April 06, 2009

 To borrow a line from the movie "Enemy at the Gates." "I wasn't expecting someone so prestigious."

I must confess that when I first saw that you had written about Ports in Australia used by the US Navy, I assumed you to be some mild-mannered Public School history teacher.

I have done further investigation and assume you are the Mackenzie Gregory of HMAS Canberra.

I am including the photo I told you about, of the Octans in a "Yard Floating Drydock," YFD-18. The date given for this photo is June 15, 1943, just 4 days before the date of the photos you sent me. I found this at a website called http://www.navsource.com.

The PCC-1169 was the last ship my Dad was on in the Navy. It was the one he had the most affection for, keeping an 8X10 photo of it on his bedroom wall for as long as I can remember back. I found a photo of it at the hullnumber.com website, but it was poor quality. It showed the "mousetrap" rocket launchers placed on the forward deck, but it appears the hullnumber had been censored.

I found this photo of the 1169 at atlanticfleetsales.com. The guy who runs this is smart. He doesn't show the photos he has, just gives a list of ship names and hullnumbers, with a written description of how many photos he has of each. I sent him an inquiry about two negatives he had of the 1169, and ordered this 8X10 from him.

Thanks again for the information about Kenneth G. Oliver's book on the Octans. I found a copy of it at Amazon.com, and purchased it.

Randal Wilson
Joplin, Missouri


Thank you for your very kind message, but you flatter me.

Yes, I am Mackenzie Gregory and was sunk at Savo in HMAS Canberra.

I am really but a retired Naval officer from the Royal Australian Navy who happened to be at sea or overseas for all of WW2, who has been lucky and enjoyed an interesting life. My passion is certainly Naval History at all levels and in all Navies, I value my contacts such as with yourself and people around the world, if I am able to help by unravelling some event, or find details of a ship for a relative that gives me a lot of pleasure.

Best wishes and regards.

Thank you Sir for the information. Also thanks for the photo of Octans. I had found a site that had photos of the bow and stern, taken on the same day, and also one of the ship in a floating drydock, but this photo has all three of them beat.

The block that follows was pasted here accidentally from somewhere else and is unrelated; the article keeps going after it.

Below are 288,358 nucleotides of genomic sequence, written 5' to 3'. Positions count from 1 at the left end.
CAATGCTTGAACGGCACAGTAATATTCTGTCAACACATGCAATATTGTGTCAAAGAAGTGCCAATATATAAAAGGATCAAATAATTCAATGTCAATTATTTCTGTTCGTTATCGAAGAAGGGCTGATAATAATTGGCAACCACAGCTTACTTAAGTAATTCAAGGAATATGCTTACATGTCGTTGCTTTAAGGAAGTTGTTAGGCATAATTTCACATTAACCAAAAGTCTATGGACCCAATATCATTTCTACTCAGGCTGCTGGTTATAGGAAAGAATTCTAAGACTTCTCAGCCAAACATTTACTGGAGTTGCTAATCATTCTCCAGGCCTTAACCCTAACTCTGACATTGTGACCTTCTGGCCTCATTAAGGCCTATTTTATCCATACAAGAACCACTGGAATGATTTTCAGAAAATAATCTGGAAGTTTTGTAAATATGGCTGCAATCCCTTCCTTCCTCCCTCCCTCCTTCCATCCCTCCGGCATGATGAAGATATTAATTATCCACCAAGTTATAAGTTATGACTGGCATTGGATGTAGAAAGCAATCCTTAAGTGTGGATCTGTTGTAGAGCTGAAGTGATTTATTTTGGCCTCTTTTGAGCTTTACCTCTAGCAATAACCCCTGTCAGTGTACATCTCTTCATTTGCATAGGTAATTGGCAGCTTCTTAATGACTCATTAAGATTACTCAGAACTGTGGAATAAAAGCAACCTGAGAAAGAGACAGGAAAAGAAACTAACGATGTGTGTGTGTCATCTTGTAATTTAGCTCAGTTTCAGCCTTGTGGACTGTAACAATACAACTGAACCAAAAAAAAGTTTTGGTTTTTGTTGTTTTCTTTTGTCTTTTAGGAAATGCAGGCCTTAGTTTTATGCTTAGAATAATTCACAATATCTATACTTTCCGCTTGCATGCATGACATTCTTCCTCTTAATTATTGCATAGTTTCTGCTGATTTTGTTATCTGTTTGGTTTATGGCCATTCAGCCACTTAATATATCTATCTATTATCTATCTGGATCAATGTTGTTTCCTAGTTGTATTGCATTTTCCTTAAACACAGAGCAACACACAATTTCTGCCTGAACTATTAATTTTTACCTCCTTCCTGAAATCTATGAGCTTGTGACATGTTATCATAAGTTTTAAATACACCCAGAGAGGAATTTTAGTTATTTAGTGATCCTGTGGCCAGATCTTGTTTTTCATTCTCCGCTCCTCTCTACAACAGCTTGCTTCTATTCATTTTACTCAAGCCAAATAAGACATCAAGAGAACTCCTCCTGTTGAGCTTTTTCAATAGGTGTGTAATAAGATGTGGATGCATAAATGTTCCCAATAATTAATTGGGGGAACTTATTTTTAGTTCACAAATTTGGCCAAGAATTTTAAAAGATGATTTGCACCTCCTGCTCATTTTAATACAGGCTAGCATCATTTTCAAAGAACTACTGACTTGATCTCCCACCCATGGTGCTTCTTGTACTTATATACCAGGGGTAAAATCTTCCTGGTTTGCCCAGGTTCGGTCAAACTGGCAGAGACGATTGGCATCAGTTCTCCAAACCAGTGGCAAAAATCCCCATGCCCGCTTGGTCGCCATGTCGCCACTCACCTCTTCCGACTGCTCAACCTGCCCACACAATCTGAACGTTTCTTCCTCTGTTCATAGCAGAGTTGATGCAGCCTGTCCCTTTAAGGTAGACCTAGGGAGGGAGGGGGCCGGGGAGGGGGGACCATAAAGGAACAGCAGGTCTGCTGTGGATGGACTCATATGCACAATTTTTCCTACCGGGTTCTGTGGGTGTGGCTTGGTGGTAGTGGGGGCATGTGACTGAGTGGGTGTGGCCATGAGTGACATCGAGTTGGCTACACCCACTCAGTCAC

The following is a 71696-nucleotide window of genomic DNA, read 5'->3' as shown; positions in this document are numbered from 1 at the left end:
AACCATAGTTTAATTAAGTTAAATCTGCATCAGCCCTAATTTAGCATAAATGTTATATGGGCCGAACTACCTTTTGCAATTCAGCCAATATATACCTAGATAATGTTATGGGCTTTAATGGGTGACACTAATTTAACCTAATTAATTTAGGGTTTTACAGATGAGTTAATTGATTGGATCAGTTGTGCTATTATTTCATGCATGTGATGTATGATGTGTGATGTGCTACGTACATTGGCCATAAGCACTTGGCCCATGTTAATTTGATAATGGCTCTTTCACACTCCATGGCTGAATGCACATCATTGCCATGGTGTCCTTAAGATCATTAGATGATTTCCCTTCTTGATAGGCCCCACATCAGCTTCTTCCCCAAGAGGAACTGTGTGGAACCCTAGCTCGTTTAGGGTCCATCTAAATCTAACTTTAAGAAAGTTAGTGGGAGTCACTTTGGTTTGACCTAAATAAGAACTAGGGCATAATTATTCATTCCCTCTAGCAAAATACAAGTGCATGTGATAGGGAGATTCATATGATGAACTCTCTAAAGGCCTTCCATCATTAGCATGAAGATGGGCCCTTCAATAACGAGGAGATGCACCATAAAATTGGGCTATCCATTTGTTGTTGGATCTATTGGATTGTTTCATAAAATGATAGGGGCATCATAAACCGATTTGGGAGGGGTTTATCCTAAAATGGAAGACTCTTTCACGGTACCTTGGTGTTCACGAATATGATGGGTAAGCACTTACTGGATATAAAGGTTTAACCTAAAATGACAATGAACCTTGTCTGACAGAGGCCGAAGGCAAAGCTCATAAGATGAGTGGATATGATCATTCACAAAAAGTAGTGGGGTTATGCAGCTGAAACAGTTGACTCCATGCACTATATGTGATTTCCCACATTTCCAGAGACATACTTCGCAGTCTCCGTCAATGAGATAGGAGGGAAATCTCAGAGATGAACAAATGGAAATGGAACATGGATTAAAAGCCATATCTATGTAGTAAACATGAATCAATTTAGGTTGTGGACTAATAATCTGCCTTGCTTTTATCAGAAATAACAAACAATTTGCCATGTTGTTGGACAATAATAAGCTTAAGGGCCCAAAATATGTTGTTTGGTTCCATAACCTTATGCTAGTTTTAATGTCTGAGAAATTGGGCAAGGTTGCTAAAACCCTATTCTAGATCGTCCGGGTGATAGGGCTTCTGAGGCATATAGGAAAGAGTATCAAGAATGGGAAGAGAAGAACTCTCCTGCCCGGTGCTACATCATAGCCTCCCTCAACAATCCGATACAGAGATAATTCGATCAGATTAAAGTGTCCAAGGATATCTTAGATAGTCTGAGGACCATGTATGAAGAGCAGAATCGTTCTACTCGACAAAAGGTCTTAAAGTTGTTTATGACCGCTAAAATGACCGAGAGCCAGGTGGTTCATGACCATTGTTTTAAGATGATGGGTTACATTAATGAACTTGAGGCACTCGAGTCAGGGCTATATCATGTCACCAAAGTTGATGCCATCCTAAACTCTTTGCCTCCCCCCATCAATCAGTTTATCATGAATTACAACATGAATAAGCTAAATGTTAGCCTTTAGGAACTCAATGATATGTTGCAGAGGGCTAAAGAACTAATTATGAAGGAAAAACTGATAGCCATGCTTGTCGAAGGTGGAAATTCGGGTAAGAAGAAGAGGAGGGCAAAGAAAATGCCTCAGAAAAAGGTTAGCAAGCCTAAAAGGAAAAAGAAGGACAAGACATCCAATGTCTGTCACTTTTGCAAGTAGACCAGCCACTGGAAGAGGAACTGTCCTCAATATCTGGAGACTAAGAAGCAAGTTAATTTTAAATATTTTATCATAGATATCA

I'll also check into the book you mentioned and see about purchasing it.

Randal Wilson
Joplin, Missouri

April 30, 2009

Subject: Buried Treasure.

At about 2130 last night, Mom told me she was going through some papers and photos, and ran across an old "Whitman's" tin box stuffed with Dad's Navy photos.

I've included some of them. The photo of the Octans was dated Dec. 13, 1945. According to the book I bought on the Octans, by Kenneth Oliver, that was the date the Octans arrived in Shanghai.

One of the photos shows a Japanese ship, with one of the Octan's gun positions in the foreground.  The photos of Dad sitting with a dog, and sitting on a gun, were on the bow of the PC-1169. Note the port side rocket launcher is up. I think those photos were taken when they were in port at San Fransisco, which would have been around June, 1946.

The tin also had photos of Chinese atrocities or justice, I'm not sure. Just men being stripped and butchered and/or beheaded in the street, by men wearing official looking uniforms.

It also had quite a few Japanese Government "Pesos" I guess from the Phillipines.

According to Kenneth G. Oliver's book on the USS Octans, they were in Manila Bay at the time of the October, 1945 typhoon. I'm assuming that these storm photos were taken at that time. That would also explain the scarring seen on the port side of Octans in the photo of her arrival in Shang.

The engine room crew photo doesn't have my Dad, so I'm assuming he's the one behind the camera. With a crew that size, I'd also have to assume it was taken on the Octans.

I believe the photo of PC-1169 and PC-1244 was taken at San Fransisco. Note in the background is the minesweeper YMS-458.

Randy Wilson
Joplin, Missouri















Here are more photos of the typhoon at Manila Bay. I wonder what happened to the fellow who was down in the water?

I know the Octans was a civilian freight and passenger carrier before the war. I wonder if the Rec. room photo was taken on board the Octans? There was nothing written on the back.








Thank you for sharing the new find, I will ask Terry to add these to our original about Octans at our  URL: http://www.ahoy.tk-jk.net/Letters/Octans.html


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